Protecting the auditor, but from whom?

Obviously, there are questions over the various rights or wrongs of the action that Stop Huntingdon Animal Cruelty took against Deloitte last year, and the action that it promises to take against Hugh Scott, once the auditor is found.

But attempts by Huntingdon and Hugh Scott to avoid action have raised questions about the accountability and transparency of the audit process.

It is entirely understandable that Hugh Scott wants to remain undetected, given the treatment Deloitte received and the current suffering of Huntingdon’s clients, but is it doing right by the scientists’ shareholders?

Not only has SHAC so far been unable to find the firm, but it has also suggested that Hugh Scott may actually be acting as a buffer for a larger firm that undertook the audit.

Either way, the issue remains that the auditor is not contactable, except by those in the know, and they definitely won’t be telling anyone. It would certainly be interesting to see what would happen if any issues were raised over the accounts or the audit.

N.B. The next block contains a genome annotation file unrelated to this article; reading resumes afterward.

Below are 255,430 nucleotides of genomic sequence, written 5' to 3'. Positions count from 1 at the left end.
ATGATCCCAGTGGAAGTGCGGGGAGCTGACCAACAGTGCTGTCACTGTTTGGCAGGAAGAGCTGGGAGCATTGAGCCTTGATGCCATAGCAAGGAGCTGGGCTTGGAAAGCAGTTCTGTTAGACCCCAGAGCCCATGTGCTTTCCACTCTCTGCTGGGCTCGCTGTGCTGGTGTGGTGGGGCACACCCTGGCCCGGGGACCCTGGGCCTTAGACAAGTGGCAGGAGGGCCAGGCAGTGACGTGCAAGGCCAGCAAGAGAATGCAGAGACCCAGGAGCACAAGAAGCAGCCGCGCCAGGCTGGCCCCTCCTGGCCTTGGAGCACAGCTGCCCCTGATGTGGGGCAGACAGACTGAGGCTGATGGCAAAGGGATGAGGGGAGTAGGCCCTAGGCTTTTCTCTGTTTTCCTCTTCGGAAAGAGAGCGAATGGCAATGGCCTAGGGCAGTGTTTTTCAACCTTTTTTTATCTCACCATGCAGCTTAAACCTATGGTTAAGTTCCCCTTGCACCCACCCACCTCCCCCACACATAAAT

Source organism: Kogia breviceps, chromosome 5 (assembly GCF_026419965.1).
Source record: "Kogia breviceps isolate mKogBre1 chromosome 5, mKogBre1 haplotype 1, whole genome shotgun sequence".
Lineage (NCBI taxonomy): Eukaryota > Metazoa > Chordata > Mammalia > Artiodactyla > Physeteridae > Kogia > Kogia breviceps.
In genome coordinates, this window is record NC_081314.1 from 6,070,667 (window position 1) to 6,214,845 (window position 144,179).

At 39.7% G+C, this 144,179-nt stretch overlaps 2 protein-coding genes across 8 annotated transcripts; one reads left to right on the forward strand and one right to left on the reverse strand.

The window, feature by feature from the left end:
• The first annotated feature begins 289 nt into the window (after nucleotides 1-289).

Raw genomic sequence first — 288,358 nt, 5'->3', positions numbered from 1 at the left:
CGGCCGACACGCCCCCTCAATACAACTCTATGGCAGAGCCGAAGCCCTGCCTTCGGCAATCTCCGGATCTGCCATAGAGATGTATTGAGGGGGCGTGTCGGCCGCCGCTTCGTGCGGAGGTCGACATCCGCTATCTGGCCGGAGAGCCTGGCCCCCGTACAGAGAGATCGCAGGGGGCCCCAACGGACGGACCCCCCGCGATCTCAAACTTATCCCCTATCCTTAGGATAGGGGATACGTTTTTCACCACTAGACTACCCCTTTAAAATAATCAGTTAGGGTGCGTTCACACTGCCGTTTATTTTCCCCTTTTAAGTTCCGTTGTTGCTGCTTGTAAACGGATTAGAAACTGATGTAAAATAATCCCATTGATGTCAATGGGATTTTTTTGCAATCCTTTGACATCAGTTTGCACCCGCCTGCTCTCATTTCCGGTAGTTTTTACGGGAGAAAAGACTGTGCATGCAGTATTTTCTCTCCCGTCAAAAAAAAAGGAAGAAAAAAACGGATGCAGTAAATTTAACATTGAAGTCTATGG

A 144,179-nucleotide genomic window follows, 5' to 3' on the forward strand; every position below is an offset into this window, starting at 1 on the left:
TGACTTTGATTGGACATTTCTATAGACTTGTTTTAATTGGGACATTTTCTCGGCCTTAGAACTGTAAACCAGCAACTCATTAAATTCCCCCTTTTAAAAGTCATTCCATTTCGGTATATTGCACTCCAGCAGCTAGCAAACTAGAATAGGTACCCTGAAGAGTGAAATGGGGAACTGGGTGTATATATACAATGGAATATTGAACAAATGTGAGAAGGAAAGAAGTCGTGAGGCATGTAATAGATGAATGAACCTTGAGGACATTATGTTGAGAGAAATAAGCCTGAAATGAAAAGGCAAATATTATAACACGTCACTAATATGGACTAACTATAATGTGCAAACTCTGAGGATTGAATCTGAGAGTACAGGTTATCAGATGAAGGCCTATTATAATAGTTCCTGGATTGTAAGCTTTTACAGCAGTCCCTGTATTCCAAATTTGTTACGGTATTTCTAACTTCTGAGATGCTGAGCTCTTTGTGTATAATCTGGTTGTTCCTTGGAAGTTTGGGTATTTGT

As the firm has been approved by the PCAOB, it must be held to some kind of account, but there appears to be no transparency in the process at the moment.

Following the loss of confidence in the auditors due to Enron and WorldCom fiascos, the word transparency has been on the lips of everyone in the accounting world.

Many observers will see this move by Huntingdon and Hugh Scott as a step back after the great strides made by the profession in the last couple of years.

Obviously the circumstance is an extreme one, but this may not be the right solution to the problem.

City institutions, such as the NAPF, have already begun moves to tackle the issue, with some advising those in the firing line to hold firm

But it may be that this is a problem that really needs government intervention to see true results.

  • Paul Grant is senior reporter of Accountancy Age.

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